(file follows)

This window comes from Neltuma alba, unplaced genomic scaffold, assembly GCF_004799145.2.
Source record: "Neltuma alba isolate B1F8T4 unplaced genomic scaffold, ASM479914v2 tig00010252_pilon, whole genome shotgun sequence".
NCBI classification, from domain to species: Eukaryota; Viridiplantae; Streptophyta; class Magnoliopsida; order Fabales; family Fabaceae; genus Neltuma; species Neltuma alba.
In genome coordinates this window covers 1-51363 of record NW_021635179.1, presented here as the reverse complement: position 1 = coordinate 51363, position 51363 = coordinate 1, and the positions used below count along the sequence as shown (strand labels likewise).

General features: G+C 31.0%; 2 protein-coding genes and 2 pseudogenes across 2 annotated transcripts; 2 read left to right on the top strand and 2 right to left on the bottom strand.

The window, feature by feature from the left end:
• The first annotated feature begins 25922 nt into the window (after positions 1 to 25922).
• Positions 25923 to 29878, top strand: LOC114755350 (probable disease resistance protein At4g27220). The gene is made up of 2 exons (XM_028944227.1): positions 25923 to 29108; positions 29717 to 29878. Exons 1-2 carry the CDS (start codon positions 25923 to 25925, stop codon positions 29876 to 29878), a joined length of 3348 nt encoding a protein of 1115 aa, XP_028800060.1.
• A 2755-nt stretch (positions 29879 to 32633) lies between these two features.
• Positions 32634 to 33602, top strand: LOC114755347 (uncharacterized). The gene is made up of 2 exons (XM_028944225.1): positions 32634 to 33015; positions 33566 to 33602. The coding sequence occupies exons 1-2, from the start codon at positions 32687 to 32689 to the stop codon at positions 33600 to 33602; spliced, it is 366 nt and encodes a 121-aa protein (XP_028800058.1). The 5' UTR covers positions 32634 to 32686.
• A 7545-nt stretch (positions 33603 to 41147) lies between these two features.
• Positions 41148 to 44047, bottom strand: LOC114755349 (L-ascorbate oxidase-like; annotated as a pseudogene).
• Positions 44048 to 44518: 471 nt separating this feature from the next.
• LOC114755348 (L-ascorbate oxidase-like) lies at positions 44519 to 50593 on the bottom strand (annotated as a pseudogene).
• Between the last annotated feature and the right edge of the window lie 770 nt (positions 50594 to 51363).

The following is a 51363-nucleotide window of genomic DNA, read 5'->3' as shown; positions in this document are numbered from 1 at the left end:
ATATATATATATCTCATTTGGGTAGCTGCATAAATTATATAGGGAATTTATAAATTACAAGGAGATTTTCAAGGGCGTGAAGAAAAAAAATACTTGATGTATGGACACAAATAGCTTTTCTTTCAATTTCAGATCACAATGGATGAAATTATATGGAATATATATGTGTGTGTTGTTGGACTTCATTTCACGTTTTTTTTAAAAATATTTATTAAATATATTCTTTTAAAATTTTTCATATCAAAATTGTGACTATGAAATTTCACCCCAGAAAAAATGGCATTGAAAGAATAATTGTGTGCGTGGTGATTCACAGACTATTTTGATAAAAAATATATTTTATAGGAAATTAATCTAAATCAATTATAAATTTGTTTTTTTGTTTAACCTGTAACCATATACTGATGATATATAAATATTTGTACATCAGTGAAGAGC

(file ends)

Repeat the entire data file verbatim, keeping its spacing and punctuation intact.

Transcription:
This window comes from Neltuma alba, unplaced genomic scaffold, assembly GCF_004799145.2.
Source record: "Neltuma alba isolate B1F8T4 unplaced genomic scaffold, ASM479914v2 tig00010252_pilon, whole genome shotgun sequence".
NCBI classification, from domain to species: Eukaryota; Viridiplantae; Streptophyta; class Magnoliopsida; order Fabales; family Fabaceae; genus Neltuma; species Neltuma alba.
In genome coordinates this window covers 1-51363 of record NW_021635179.1, presented here as the reverse complement: position 1 = coordinate 51363, position 51363 = coordinate 1, and the positions used below count along the sequence as shown (strand labels likewise).

General features: G+C 31.0%; 2 protein-coding genes and 2 pseudogenes across 2 annotated transcripts; 2 read left to right on the top strand and 2 right to left on the bottom strand.

The window, feature by feature from the left end:
• The first annotated feature begins 25922 nt into the window (after positions 1 to 25922).
• Positions 25923 to 29878, top strand: LOC114755350 (probable disease resistance protein At4g27220). The gene is made up of 2 exons (XM_028944227.1): positions 25923 to 29108; positions 29717 to 29878. Exons 1-2 carry the CDS (start codon positions 25923 to 25925, stop codon positions 29876 to 29878), a joined length of 3348 nt encoding a protein of 1115 aa, XP_028800060.1.
• A 2755-nt stretch (positions 29879 to 32633) lies between these two features.
• Positions 32634 to 33602, top strand: LOC114755347 (uncharacterized). The gene is made up of 2 exons (XM_028944225.1): positions 32634 to 33015; positions 33566 to 33602. The coding sequence occupies exons 1-2, from the start codon at positions 32687 to 32689 to the stop codon at positions 33600 to 33602; spliced, it is 366 nt and encodes a 121-aa protein (XP_028800058.1). The 5' UTR covers positions 32634 to 32686.
• A 7545-nt stretch (positions 33603 to 41147) lies between these two features.
• Positions 41148 to 44047, bottom strand: LOC114755349 (L-ascorbate oxidase-like; annotated as a pseudogene).
• Positions 44048 to 44518: 471 nt separating this feature from the next.
• LOC114755348 (L-ascorbate oxidase-like) lies at positions 44519 to 50593 on the bottom strand (annotated as a pseudogene).
• Between the last annotated feature and the right edge of the window lie 770 nt (positions 50594 to 51363).

The following is a 51363-nucleotide window of genomic DNA, read 5'->3' as shown; positions in this document are numbered from 1 at the left end:
ATATATATATATCTCATTTGGGTAGCTGCATAAATTATATAGGGAATTTATAAATTACAAGGAGATTTTCAAGGGCGTGAAGAAAAAAAATACTTGATGTATGGACACAAATAGCTTTTCTTTCAATTTCAGATCACAATGGATGAAATTATATGGAATATATATGTGTGTGTTGTTGGACTTCATTTCACGTTTTTTTTAAAAATATTTATTAAATATATTCTTTTAAAATTTTTCATATCAAAATTGTGACTATGAAATTTCACCCCAGAAAAAATGGCATTGAAAGAATAATTGTGTGCGTGGTGATTCACAGACTATTTTGATAAAAAATATATTTTATAGGAAATTAATCTAAATCAATTATAAATTTGTTTTTTTGTTTAACCTGTAACCATATACTGATGATATATAAATATTTGTACATCAGTGAAGAGC